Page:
Ostensibly, the law in California is shaped around financial concerns. This is in large part detailed in the 1983 case of Reed v. King, in which a California homebuyer had found out from neighbors (after the papers were signed) that the purchased home was site to a grisly slaying that, ten years prior, had taken the lives of a woman and her four children. While a lower court initially dismissed the case, an appellate court would later overturn the dismissal, saying that the deaths could have an appreciable affect on the market value of the property.

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At the Greystone Mansion in Beverly Hills. (Photo by Michael Locke via the LAist Featured Photos pool on Flickr)
So, essentially, California regards the matter as one pertaining to business. But here we come to the question of why a death would have bearing on property value. And why it's Californians, apparently, who are so hung up on the matter.

Perhaps it has some relation to how, in lore, our state has always been romanticized as a bulwark against decay. The climate and even the geology—touted as having some sort of mystical restorative power—has engendered a whole health-centric industry. It brought quacks like Curtis Howe Springer, who founded the "town" of Zzyzx as a health spa. It has also lured tuberculosis sufferers to the sanitariums nestled in quaint neighborhoods like Pasadena and Crescenta Valley. And, beyond the weather and geology, death is flouted in our commerce as well. L.A.'s notoriety is built, after all, on an industry that preserves memories on celluloid. And our real estate seems to be in a perpetual mode of remaking itself, as if to skirt the idea of time passing; homes get flipped, "McMansions" sprout up overnight, and strip malls get reassembled like building blocks.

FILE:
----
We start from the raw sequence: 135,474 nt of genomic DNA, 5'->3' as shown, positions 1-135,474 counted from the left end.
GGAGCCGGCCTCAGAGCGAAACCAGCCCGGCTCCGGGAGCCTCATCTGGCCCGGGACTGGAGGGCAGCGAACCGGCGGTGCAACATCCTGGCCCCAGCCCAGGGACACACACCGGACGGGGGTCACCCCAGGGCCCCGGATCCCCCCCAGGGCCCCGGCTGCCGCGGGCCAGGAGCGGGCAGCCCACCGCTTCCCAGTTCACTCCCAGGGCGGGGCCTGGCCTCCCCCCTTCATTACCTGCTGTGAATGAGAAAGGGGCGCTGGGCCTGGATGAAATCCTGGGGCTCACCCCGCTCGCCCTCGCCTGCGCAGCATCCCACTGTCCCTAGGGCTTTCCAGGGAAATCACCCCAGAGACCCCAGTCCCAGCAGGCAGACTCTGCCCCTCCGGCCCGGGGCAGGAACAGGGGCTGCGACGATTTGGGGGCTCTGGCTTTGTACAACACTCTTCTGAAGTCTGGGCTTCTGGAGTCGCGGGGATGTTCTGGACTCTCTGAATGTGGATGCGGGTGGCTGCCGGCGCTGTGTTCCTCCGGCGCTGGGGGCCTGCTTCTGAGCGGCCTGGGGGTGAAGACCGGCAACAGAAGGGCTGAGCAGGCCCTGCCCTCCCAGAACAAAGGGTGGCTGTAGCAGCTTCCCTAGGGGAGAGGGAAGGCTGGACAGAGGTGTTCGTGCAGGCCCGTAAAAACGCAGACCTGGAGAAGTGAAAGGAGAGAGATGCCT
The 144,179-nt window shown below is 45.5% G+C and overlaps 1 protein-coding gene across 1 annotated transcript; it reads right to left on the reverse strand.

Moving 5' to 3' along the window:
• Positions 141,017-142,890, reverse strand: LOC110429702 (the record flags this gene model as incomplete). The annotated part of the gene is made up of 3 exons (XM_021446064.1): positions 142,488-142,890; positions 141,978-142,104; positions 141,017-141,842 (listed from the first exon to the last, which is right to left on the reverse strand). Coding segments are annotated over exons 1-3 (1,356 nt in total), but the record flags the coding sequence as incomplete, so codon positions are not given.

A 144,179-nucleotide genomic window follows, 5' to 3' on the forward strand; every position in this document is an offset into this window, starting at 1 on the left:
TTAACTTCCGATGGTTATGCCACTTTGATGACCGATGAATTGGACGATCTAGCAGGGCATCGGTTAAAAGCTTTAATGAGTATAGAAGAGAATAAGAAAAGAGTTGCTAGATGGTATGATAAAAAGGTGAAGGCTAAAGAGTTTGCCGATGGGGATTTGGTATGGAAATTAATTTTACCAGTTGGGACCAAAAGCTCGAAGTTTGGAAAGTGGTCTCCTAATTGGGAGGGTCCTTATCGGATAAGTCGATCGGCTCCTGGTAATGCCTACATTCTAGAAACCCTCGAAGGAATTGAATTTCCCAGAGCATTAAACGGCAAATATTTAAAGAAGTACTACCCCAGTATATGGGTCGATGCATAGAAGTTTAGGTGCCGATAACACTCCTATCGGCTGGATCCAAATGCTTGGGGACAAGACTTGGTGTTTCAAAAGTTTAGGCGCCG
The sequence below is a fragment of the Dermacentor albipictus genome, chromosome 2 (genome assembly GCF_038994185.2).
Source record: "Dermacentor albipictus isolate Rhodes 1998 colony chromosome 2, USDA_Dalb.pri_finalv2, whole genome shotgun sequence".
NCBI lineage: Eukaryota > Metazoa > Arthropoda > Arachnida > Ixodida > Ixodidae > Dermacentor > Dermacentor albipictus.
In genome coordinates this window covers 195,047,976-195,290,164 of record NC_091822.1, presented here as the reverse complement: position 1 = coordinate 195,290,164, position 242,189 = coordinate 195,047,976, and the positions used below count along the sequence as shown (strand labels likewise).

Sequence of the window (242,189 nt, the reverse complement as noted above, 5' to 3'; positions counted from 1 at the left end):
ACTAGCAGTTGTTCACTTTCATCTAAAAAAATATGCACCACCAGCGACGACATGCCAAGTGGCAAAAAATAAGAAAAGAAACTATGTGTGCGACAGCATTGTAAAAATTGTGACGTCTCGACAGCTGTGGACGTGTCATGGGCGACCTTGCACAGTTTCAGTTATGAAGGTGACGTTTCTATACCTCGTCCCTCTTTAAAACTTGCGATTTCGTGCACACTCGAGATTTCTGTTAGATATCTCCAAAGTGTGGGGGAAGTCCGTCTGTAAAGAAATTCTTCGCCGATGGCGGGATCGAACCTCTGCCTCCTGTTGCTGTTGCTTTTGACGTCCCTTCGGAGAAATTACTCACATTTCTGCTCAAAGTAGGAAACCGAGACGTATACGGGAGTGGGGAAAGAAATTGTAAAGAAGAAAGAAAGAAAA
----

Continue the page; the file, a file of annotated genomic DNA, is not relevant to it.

All this falls on top of the broader aversion to death. According to Rongdao Lai, an assistant professor of religion at USC, industrialized societies have grown estranged from the idea of death happening within the sanctity of a household. "I think, as a result of modernization and urbanization, there is this disconnect with all these different stages that we go through in our life. Death used to be a communal thing—a person dies at home. A person had an illness, and you have the extended family and even the community going through this process together. It's a very intimate experience," said Lai. "Up until maybe a hundred years ago, people would wash and dress the body of the departed. We used to be very involved in that process. And I think there was something so therapeutic in that. I think the reason why death is so haunting to us now is because we don't have to face it so directly anymore. A person is supposed to die at a hospital now. The thought of someone dying in the house now is particularly terrifying to us."